Thursday, April 27, 2006

Low Blows 04.27.06

“The Thing” #4
Marvel Comics
Writer: Dan Slott
Artist: Andrea Di Vito

“The Thing” #5
Marvel Comics
Writer: Dan Slott
Artist: Andrea Di Vito

I'm going to be a little harsh at first here, but please hear me out.

This book is in trouble, and I'll tell you exactly why: the editor approved a lackluster storyline featuring the "wacky" villainy of Arcade, bow-tied, freckled and tired as ever, as the first arc, and then allowed it to go on for three whole issues -- way too long for an introduction to a series that was most likely a hard sell to its potential readers in the first place.

And this is not to mention that an important cast addition, that of the Inhuman dog Lockjaw, was held off until the fourth issue. By then, I imagine many, if not most, people had already given up.

And it's a shame, because the last two issues have been dynamite. These are the stories that should have kicked off the series -- tales of Ben Grimm, the rock-skinned Thing, interacting with his Fantastic family and getting used to the idea of being the wealthiest superhero in the world. Dan Slott gets a lot of praise for being a writer who "puts the fun back into Marvel Comics," but I'm not so sure that's really his strong suit. Sure, the stories are enjoyable, but they're far from fluff, as the "fun" label implies. It's the rich characterization of the Thing (and supporting cast) that has become the strength of this book.

I just wish, for the sake of Marvel's continued publishing of "The Thing," that this had become apparent sooner. Just ask Jon -- I rarely even consider dropping a book, unless in the case of a radical creative team change, but I almost did this one until I was won over by issue four's heartfelt lesson dealt by Mr. Fantastic (and son Franklin) to his best friend Ben. Oh, and did I mention the huge, teleporting dog? Issue five continues the upward trend, as the "kazillionaire" Thing tries to give something back to his hometown at Yancy Street, which doesn't seem to want his help in the least. Great stuff.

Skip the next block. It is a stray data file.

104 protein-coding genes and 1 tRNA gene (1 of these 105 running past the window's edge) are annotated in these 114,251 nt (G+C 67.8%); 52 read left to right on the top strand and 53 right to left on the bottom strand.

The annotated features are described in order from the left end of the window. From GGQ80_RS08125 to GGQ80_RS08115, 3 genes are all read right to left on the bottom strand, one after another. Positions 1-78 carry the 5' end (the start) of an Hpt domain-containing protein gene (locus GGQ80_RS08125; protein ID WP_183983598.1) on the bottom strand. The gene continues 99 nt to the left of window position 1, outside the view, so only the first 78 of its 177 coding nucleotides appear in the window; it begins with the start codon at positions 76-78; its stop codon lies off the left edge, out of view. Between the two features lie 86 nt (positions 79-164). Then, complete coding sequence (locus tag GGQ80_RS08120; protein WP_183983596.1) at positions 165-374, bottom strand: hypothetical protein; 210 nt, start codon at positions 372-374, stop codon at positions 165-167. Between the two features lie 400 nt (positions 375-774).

The art by Andrea Di Vito has improved with each installment as well, really hitting a high point in these last few, but he has unfortunately been moved, mid-storyline, onto a higher-profile book. As I said before, it's a shame, really. Kieron Dwyer is taking over with issue six, and if its absence from July's solicitations is to be believed, the title looks to have already been cancelled as of issue eight.

That is, unless you give it another chance. Even if you were disappointed by the first few issues, "The Thing" is worth another look. I swear, that little bitch Arcade is nowhere to be found in these issues, only the very human Ben Grimm trying to come to grips with his sudden superhuman wealth. Check it out.

"The Thing" #4: 9 out of a possible 10.
"The Thing" #5: 8.5 out of a possible 10.

Saturday, April 15, 2006

The (Really Short) Shortbox 4/15/06

(*** I actually wrote this a couple of months ago, but never finished the rest of article due to life getting in the way, but you can chalk it up mostly to laziness. Hopefully, this will not become a regular message. - 7-21-06)

The New Avengers: Illuminati (one shot)
writer: Brian Michael Bendis
artist: Alex Maleev
Marvel Entertainment, 5/06
As part of the upcoming super-event Civil War, we've been introduced to the Illuminati -- a collection of leaders from the most important Marvel U teams made up of Iron Man, Namor, Prof. X, Mr. Fantastic, Black Bolt, and Dr. Strange. While this group has existed for years consulting eachother on many of the greatest threats to occur in Marvel's past, this is the first glimpse we've ever gotten of them. Illustrated wonderfully by Alex Maleev, I can't help but wonder if his talents are wasted on a relatively actionless tale of Bendis going into his talking heads mode. The issue is meant to give us background on this group that I assume we'll be hearing more about in the pages of Civil War, but as a stand-alone story it leaves me uninterested in the group. That's really a shame considering the members involved. I may feel differently about this issue after Civil War gets underway, but until then it may be wise to hold off from picking this one up. There's just not enough here.
6 out of 10